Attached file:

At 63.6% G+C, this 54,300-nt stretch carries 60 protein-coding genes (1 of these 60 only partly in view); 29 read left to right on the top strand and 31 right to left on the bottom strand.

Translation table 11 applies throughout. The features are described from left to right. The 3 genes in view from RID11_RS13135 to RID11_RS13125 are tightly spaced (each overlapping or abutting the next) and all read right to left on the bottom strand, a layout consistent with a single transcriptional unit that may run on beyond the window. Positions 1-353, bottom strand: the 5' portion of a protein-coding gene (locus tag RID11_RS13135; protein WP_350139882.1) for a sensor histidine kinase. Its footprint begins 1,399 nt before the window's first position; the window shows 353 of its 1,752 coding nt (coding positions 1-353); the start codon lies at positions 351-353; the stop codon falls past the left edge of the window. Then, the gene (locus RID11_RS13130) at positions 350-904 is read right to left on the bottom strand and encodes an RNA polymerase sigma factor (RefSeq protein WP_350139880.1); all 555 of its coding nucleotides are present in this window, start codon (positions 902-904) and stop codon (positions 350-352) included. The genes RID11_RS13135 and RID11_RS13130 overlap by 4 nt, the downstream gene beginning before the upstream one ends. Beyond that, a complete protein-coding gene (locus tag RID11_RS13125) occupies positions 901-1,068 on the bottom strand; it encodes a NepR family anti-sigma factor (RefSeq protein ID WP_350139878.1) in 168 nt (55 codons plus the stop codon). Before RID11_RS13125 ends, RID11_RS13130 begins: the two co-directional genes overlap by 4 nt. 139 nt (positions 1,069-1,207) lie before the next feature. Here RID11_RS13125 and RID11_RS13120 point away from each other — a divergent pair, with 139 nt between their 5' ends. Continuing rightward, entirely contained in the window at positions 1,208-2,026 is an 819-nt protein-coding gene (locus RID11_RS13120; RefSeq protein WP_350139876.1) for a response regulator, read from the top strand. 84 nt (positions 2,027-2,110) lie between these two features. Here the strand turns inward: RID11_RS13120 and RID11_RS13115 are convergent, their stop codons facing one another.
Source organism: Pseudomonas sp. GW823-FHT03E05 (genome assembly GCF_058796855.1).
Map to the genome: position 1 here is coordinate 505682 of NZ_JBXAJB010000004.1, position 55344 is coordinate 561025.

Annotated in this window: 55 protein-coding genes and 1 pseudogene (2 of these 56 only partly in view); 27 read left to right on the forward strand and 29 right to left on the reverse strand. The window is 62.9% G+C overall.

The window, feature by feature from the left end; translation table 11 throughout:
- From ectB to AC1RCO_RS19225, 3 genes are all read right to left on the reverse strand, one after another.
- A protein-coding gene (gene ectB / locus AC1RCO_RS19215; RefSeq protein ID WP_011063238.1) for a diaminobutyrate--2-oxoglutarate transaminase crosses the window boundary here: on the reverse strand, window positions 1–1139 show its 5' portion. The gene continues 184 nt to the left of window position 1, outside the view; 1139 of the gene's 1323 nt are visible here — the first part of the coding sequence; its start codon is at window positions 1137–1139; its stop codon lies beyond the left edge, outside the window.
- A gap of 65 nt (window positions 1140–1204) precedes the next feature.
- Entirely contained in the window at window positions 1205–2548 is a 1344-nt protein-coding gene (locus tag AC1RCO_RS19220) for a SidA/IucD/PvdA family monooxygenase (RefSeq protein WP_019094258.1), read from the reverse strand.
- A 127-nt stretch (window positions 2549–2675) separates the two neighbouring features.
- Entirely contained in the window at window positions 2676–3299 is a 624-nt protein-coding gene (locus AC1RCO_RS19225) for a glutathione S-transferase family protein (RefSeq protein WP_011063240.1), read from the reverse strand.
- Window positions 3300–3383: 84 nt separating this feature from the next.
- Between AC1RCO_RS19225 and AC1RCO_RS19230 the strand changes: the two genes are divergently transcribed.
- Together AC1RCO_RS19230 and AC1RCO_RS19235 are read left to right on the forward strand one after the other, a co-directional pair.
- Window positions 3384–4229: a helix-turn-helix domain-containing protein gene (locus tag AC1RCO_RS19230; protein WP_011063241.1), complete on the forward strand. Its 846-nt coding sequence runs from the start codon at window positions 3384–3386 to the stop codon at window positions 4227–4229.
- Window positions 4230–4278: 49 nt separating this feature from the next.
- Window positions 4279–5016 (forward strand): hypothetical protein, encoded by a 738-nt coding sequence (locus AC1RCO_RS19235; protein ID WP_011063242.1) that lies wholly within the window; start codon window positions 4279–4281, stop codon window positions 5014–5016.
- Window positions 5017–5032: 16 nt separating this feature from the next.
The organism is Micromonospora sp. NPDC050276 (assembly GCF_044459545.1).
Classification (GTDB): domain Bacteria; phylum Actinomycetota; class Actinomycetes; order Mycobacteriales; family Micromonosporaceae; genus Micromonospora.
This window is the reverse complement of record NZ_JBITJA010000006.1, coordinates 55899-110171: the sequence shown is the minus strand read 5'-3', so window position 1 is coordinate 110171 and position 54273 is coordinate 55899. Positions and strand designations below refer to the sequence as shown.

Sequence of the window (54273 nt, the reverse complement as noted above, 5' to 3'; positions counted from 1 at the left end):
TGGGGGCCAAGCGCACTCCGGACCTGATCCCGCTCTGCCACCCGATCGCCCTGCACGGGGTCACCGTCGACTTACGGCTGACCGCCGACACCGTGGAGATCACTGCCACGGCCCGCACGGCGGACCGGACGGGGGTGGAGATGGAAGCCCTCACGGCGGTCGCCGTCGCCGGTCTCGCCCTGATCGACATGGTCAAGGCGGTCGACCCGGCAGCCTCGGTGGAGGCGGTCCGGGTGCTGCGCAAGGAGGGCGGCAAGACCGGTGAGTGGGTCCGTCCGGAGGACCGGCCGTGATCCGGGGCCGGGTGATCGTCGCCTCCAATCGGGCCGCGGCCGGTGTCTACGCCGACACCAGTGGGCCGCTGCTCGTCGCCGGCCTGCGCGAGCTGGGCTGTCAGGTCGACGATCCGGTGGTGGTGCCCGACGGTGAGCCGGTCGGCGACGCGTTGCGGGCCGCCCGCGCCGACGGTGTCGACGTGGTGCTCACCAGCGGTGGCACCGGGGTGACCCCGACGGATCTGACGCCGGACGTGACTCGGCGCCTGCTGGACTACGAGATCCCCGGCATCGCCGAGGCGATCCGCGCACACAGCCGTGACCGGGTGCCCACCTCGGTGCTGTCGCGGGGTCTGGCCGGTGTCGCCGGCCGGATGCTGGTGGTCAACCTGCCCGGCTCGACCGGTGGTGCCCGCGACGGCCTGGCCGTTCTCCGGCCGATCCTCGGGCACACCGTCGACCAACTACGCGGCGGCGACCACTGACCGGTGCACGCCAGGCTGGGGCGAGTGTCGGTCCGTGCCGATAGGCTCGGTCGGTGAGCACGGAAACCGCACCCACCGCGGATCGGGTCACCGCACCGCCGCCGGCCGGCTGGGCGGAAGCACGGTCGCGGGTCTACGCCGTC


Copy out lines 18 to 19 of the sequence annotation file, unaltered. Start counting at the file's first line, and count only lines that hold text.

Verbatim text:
- Window positions 4279–5016 (forward strand): hypothetical protein, encoded by a 738-nt coding sequence (locus AC1RCO_RS19235; protein ID WP_011063242.1) that lies wholly within the window; start codon window positions 4279–4281, stop codon window positions 5014–5016.
- Window positions 5017–5032: 16 nt separating this feature from the next.